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Kootenay Rockies

kootenay-rockies-locatorThe best way to describe the Kootenay Rockies is as Canada's most stunning mountain scenery. View Map of RegionYear after year, visitors are dazzled by the enormity of the mountains that rise up from the region's valleys. The sensation of gazing up at towering glacial peaks humbles visitors. Even the most hardened travellers are unable to experience the Rockies without being touched by a sense of awe.

The Kootenay Rockies region stretches from the Okanagan Valley in the west to the Alberta border in the east. The British Columbia provincial boundary is the continental divide where water to the west flows out to the Pacific, and water to the east flows all the way to the Atlantic. The region contains four mountain ranges: the Selkirks, Purcells, Monashees and of course, the Rockies. A map of the area immediately shows a number of Provincial and National Parks that dot the region. It's in these areas of mountain wilderness that visitors will find the most spectacular, and protected, scenery in the province.

The rugged trails and hills of the Kootenay Rockies have nurtured a rich mountain biking culture. The sport is popular throughout British Columbia, but trails and riders are nowhere as abundant as in the Kootenays. All the towns and cities offer a vast network of singletrack and the city of Rossland has been crowned the mountain biking capital of British Columbia.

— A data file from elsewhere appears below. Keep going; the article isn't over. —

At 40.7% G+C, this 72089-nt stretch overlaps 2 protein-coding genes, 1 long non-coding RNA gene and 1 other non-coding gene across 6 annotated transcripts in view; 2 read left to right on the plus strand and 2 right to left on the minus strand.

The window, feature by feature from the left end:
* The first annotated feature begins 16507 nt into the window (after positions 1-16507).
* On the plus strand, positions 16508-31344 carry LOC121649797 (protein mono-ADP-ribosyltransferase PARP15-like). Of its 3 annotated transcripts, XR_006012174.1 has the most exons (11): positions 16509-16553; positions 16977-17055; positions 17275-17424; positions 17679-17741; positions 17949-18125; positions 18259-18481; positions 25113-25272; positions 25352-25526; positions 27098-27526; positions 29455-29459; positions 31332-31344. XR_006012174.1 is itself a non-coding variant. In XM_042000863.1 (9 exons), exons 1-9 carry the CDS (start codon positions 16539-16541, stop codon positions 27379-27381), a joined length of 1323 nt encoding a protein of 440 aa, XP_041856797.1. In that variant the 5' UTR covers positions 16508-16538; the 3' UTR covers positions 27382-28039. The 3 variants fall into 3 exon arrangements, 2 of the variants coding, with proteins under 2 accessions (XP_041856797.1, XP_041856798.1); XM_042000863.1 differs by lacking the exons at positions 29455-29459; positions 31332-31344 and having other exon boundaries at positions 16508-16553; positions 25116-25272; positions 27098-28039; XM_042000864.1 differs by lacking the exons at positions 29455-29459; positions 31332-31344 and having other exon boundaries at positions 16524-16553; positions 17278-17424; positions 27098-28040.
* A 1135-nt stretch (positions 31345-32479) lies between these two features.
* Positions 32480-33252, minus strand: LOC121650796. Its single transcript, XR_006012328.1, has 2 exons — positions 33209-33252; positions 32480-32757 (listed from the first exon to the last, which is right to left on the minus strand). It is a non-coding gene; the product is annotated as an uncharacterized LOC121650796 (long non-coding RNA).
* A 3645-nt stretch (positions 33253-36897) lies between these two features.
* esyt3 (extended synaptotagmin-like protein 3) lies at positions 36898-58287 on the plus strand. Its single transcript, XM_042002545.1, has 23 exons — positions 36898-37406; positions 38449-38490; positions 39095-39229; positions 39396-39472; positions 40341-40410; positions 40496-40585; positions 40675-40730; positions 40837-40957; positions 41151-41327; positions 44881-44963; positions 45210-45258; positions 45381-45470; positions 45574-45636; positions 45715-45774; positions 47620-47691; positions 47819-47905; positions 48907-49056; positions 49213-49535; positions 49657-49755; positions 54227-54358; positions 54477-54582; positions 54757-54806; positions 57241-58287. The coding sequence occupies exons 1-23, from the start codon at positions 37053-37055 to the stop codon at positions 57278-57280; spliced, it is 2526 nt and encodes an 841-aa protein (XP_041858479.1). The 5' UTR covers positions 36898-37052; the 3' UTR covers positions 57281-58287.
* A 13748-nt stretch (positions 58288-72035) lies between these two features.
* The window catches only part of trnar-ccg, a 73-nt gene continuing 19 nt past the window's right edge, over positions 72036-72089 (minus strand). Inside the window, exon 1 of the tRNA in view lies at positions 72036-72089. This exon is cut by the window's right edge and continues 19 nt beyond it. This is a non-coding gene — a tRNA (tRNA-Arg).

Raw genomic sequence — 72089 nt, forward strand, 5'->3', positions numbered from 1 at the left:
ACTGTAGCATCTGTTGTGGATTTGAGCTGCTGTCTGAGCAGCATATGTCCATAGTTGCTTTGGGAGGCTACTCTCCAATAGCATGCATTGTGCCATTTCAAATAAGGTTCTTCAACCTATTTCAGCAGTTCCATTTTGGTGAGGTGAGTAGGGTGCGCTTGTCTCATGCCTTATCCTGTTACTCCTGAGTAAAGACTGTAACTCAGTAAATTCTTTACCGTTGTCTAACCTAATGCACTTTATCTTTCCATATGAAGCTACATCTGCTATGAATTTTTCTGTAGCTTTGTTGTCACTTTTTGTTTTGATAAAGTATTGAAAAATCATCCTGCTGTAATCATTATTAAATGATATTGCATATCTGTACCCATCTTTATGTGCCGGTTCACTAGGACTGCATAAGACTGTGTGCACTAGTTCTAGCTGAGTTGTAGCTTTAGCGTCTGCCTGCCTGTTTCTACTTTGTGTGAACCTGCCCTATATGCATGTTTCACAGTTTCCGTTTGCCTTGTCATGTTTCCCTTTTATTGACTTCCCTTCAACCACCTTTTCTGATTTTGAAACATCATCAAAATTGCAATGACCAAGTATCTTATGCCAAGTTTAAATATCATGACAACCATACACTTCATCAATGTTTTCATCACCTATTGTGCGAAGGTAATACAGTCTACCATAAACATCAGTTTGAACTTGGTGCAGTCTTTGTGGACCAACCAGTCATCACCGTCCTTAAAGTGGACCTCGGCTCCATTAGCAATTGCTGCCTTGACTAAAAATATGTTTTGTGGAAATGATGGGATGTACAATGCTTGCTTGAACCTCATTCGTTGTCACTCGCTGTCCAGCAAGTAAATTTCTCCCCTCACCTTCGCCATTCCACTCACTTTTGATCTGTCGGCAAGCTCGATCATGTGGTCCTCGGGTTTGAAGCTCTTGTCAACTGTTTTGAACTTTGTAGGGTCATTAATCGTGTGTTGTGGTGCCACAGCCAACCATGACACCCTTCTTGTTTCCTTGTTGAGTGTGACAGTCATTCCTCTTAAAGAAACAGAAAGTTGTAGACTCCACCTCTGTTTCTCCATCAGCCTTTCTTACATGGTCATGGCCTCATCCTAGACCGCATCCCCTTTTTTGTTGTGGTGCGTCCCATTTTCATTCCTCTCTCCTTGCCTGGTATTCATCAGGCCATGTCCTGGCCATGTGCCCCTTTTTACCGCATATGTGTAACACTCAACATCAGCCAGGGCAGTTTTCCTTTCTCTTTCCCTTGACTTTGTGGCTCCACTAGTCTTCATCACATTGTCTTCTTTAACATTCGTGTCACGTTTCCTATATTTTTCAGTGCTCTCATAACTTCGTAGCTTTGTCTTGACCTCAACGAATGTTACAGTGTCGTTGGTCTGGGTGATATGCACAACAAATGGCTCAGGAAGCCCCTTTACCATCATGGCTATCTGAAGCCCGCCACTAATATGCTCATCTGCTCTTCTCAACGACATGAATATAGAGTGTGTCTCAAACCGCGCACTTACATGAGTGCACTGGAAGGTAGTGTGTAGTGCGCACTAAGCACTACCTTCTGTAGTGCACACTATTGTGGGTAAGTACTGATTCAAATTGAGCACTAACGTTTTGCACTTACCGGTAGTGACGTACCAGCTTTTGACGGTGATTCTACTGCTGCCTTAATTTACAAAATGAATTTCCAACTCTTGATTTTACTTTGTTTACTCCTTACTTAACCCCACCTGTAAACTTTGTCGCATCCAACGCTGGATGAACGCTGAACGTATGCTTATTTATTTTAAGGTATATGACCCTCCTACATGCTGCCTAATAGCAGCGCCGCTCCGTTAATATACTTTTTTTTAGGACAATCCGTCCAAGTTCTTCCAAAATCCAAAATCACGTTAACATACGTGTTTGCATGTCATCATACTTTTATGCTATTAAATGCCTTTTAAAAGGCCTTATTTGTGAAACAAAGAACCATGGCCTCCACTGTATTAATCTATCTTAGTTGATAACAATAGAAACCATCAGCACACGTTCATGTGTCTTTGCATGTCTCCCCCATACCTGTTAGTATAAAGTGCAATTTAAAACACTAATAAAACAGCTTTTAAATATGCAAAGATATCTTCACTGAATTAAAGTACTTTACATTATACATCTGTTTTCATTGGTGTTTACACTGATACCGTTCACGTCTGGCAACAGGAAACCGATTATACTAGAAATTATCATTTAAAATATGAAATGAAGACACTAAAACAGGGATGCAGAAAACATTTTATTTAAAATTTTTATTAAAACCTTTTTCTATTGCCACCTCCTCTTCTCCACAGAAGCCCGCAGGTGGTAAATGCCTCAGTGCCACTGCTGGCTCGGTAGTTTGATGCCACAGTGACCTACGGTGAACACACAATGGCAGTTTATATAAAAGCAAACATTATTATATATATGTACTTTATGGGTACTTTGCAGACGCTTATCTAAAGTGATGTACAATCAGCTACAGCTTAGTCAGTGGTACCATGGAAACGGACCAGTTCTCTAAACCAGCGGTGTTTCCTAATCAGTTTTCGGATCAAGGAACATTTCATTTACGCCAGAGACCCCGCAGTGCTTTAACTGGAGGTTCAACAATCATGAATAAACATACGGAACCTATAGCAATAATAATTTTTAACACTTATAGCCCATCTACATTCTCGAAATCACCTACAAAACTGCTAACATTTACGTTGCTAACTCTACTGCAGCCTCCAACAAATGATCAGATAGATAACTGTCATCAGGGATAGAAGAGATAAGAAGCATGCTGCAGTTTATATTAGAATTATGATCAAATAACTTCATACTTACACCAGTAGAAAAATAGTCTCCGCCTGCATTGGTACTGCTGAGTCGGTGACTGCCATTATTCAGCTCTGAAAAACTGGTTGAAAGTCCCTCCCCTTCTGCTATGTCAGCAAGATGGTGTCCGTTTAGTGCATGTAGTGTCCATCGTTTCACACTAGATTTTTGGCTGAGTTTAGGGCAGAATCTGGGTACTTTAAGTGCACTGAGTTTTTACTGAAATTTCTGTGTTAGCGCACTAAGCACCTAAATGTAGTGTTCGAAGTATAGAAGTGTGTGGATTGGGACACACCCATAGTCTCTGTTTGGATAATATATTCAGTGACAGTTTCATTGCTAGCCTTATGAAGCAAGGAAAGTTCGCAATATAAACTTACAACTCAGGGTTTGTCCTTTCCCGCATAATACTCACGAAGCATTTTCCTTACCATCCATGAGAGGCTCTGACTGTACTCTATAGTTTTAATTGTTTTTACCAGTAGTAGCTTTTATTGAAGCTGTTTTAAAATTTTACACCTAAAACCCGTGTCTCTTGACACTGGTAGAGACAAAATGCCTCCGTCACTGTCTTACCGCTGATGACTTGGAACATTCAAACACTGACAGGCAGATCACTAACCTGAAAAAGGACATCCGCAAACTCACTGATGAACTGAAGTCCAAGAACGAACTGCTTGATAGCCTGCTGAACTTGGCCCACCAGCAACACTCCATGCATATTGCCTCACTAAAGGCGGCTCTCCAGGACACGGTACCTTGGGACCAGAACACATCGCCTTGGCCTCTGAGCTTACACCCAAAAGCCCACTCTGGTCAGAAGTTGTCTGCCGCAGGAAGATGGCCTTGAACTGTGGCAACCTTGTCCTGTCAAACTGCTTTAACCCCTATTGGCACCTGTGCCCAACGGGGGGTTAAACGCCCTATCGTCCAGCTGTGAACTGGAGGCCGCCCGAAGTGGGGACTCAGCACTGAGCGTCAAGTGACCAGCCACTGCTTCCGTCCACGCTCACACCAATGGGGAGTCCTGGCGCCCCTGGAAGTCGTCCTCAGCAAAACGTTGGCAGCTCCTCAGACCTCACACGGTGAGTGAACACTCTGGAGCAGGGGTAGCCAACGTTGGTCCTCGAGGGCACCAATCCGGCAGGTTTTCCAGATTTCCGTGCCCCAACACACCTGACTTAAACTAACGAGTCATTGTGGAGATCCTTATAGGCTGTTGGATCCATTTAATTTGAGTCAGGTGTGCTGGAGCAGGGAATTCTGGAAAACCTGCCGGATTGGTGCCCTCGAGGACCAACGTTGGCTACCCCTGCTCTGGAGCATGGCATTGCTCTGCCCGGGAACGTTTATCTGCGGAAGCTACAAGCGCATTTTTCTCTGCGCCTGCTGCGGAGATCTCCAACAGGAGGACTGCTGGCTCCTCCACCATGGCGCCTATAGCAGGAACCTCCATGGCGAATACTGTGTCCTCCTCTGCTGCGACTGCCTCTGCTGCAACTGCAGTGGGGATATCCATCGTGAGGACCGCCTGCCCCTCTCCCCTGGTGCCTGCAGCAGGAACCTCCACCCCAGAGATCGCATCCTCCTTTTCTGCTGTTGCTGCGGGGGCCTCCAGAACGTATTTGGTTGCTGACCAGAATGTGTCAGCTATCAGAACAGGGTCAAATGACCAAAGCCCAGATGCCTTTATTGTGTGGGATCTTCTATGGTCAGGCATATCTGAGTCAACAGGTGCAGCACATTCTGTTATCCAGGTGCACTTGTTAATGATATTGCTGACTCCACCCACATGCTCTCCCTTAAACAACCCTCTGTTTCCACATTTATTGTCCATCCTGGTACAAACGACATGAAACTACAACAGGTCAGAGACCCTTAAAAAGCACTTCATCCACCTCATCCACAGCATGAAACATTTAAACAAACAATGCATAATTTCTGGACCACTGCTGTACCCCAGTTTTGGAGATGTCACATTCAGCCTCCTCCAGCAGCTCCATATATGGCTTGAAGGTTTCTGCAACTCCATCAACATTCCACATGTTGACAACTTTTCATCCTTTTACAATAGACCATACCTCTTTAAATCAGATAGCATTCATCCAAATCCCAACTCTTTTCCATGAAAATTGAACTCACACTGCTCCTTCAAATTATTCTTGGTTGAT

National Parks Corridor

Lake_O'Hara_Yoho_National_ParkThe National Parks Corridor was opened up with the development of the Canadian Pacific railway in the 1880s with the quest to unite Canada through trade. Highway 1 connects the corridor which is home to four of Canada's most treasured national parks Glacier National Park, Mt. Revelstoke National Park, Yoho National Park and Kootenay National Park as well as the cities of Revelstoke and Golden. Each park offers visitors unique experiences. Hiking trails are abundant and lead to some of the sights and wonders that make British Columbia world-renowned. If you're looking for snow-capped mountain peaks, glaciers and icefields, flowered alpine meadows and wildlife, you can spend days in any one of the parks. Go paddling on mesmerizing emerald green lakes while watching moose and bears on the shore. Explore mysterious hoodoos - granite formations weathered into spires by ages of wind and rain. Rest beside melt-water streams and roaring waterfalls edged by dense forests or brightly flowered meadows. If you're looking for wildlife, the national parks provide you with your best opportunities. The parks are home to countless species of small and large animals, including mountain goats, elk, eagles and marmots. These animals are often seen outside of protected areas grazing in clearings and beside roads. More »